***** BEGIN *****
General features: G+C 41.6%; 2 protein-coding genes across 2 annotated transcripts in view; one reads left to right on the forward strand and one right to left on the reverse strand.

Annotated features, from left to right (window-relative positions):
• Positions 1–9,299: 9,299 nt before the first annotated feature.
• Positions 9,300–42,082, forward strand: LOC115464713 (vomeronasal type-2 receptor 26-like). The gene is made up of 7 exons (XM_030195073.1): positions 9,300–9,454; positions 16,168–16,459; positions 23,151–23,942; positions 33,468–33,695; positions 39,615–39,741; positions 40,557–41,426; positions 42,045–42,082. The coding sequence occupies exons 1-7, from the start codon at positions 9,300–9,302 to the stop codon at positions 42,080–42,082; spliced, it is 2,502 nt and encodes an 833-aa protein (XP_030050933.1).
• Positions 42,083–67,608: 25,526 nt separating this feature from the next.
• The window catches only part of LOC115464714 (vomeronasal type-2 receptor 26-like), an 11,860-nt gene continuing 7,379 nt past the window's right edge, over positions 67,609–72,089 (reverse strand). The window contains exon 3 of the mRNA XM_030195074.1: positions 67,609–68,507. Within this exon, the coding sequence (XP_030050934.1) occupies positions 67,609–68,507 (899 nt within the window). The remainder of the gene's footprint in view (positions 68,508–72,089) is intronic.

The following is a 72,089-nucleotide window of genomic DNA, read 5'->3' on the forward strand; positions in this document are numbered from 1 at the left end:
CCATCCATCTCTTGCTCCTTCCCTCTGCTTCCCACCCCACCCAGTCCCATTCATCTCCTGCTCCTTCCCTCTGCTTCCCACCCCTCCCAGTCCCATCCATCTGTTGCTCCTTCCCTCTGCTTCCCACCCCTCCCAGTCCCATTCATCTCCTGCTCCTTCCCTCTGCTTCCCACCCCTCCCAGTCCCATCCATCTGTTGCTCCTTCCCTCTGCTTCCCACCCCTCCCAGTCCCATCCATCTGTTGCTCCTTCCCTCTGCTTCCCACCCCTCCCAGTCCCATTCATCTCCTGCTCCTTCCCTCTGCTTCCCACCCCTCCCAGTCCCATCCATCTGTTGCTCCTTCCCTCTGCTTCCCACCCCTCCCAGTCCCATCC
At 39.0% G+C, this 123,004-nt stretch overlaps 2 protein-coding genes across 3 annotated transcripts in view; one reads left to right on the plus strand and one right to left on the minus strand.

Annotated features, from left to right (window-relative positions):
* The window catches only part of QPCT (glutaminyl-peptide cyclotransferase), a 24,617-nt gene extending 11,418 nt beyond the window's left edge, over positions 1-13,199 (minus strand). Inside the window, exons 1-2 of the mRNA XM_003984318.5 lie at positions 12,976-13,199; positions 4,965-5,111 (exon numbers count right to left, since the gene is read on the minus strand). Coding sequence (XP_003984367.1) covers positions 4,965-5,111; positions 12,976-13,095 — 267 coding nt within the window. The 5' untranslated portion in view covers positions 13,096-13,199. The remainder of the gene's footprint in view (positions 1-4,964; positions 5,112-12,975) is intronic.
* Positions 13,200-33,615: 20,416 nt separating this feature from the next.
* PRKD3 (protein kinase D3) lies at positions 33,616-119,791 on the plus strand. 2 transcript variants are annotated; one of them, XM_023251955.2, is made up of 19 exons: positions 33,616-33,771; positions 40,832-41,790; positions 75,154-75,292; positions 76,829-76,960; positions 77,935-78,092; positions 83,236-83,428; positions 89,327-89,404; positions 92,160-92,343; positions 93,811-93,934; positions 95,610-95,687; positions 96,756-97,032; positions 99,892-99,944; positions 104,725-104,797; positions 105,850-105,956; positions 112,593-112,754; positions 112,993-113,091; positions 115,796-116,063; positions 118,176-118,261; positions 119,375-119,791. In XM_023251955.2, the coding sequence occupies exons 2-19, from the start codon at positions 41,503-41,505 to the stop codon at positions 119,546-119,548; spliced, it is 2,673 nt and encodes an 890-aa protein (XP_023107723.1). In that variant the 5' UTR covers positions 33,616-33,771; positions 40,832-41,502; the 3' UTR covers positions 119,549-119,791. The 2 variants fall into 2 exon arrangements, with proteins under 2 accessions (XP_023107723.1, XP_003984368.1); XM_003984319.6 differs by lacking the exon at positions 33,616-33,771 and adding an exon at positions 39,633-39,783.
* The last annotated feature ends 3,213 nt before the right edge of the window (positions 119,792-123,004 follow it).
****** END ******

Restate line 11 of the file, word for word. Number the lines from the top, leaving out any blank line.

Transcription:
* The window catches only part of QPCT (glutaminyl-peptide cyclotransferase), a 24,617-nt gene extending 11,418 nt beyond the window's left edge, over positions 1-13,199 (minus strand). Inside the window, exons 1-2 of the mRNA XM_003984318.5 lie at positions 12,976-13,199; positions 4,965-5,111 (exon numbers count right to left, since the gene is read on the minus strand). Coding sequence (XP_003984367.1) covers positions 4,965-5,111; positions 12,976-13,095 — 267 coding nt within the window. The 5' untranslated portion in view covers positions 13,096-13,199. The remainder of the gene's footprint in view (positions 1-4,964; positions 5,112-12,975) is intronic.